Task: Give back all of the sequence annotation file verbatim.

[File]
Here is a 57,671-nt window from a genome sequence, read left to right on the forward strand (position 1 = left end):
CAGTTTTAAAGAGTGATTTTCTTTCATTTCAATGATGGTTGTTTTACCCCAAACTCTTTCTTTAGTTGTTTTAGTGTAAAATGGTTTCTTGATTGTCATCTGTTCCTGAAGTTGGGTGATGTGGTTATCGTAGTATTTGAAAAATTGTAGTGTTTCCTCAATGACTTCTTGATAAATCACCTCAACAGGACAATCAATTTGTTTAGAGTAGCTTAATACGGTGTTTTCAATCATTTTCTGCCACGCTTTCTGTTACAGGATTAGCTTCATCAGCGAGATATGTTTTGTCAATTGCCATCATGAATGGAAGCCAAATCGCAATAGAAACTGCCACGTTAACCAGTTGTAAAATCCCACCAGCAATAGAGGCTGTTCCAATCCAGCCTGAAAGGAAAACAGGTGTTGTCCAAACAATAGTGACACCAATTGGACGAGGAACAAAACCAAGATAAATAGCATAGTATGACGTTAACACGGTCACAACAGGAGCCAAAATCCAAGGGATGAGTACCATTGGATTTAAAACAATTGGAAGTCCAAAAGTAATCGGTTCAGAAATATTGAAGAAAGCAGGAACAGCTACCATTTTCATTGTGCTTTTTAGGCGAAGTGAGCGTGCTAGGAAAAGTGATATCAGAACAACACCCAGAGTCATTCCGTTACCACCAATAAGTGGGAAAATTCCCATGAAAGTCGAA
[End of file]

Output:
Here is a 57,671-nt window from a genome sequence, read left to right on the forward strand (position 1 = left end):
CAGTTTTAAAGAGTGATTTTCTTTCATTTCAATGATGGTTGTTTTACCCCAAACTCTTTCTTTAGTTGTTTTAGTGTAAAATGGTTTCTTGATTGTCATCTGTTCCTGAAGTTGGGTGATGTGGTTATCGTAGTATTTGAAAAATTGTAGTGTTTCCTCAATGACTTCTTGATAAATCACCTCAACAGGACAATCAATTTGTTTAGAGTAGCTTAATACGGTGTTTTCAATCATTTTCTGCCACGCTTTCTGTTACAGGATTAGCTTCATCAGCGAGATATGTTTTGTCAATTGCCATCATGAATGGAAGCCAAATCGCAATAGAAACTGCCACGTTAACCAGTTGTAAAATCCCACCAGCAATAGAGGCTGTTCCAATCCAGCCTGAAAGGAAAACAGGTGTTGTCCAAACAATAGTGACACCAATTGGACGAGGAACAAAACCAAGATAAATAGCATAGTATGACGTTAACACGGTCACAACAGGAGCCAAAATCCAAGGGATGAGTACCATTGGATTTAAAACAATTGGAAGTCCAAAAGTAATCGGTTCAGAAATATTGAAGAAAGCAGGAACAGCTACCATTTTCATTGTGCTTTTTAGGCGAAGTGAGCGTGCTAGGAAAAGTGATATCAGAACAACACCCAGAGTCATTCCGTTACCACCAATAAGTGGGAAAATTCCCATGAAAGTCGAA